The 18th century house was a beautiful, pink, two-story building with bright blue doors and trim. The walls of the house were made of large, quarried blocks of ancient coral stone. Folkestone House was set back from an idyllic beach looking west on the Caribbean Sea. I was asked to plan renovations and improvements to portions of the building for the museum facilities and make recommendations for staff positions.
The commission wanted to include coral reefs in the marine park. Originally, they only wanted the Vauxhall Fringing Reef, covering about 50 acres south of Holetown in St. James Parrish, to be protected. Another component of the marine park was the wreck of the SS Stavronikita. The 365-foot derelict ship was salvaged by the Barbados Government and sunk in November 1978 by the U.S. Navy for scuba-diving tourism. The deepest part of the ship lies in about 130 feet of water.
Based on my research and written correspondence with marine park managers in other countries, the commission and the Underwater Park Committee agreed to increase the marine protected area tenfold. The expanded area would cover more than two square kilometers, which included Vauxhall Fringing Reef (Recreational Zone), Bellairs Fringing Reef (Scientific Zone), offshore Dottin’s Bank Reef, and two watersports zones to accommodate local marine tourist activities.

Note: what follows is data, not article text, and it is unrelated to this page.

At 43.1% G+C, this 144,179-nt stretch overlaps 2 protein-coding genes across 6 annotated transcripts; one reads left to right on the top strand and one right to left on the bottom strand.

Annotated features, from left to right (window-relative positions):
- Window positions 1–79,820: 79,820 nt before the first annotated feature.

The commission hired three enthusiastic park naturalists and two dedicated administrative staff members. I trained the park naturalists in the fundamentals of coral reef ecology, specimen displays, slide and movie presentations, how to give tours of the museum, and scuba diving activities.
The museum consisted of beautiful wooden display cases that were custom-built by a local craftsman, Leon Phillips; aquaria with live fish and invertebrates; a 16-by-4-foot wide mural of a reefscape painted by local artist Joyce Davis; a slideshow and movie viewing room; a conference room; a lab for scientific work; office spaces; and equipment storage. The wreck of the SS Stavronikita was both a significant component of the marine protected area and the subject of “The Ship That Was Sunk On Purpose,” a promotional movie shot in 1980 by famous underwater filmmaker Stan Waterman.
As requested by the commission, the Folkestone Marine Reserve and Museum was opened on November 30, 1980, also Barbados’ Independence Day. The Deputy Prime Minister, members of the commission and Underwater Park Committee, local business owners and residents, the U.S. Ambassador to the Eastern Caribbean, and the new Peace Corps co-directors for the Eastern Caribbean (Thomas and Caroline Crawford) attended the ribbon-cutting ceremony.
During the remainder of my work at Folkestone, I coached the park naturalists to improve their skills in operating the museum and, together, we evaluated reef areas on scuba dives. Hundreds of Barbadian school children, island residents, and tourists visited the museum. Untold numbers of Barbadians and tourists enjoyed the beaches and reefs of the marine reserve area. Of course, we had our challenges as the park dealt with growing pains. Whenever I needed it, I always had strong support from the Peace Corps for my work.
The positive results of the marine park and museum, still in operation today, enhanced educational opportunities for residents and tourists about coral reefs and promoted conservation of coastal and marine resources. The establishment of the Folkestone Marine Reserve and Museum is a valuable and continuing environmental legacy for Barbados and the Peace Corps. Leave it to a hurricane to create an opportunity.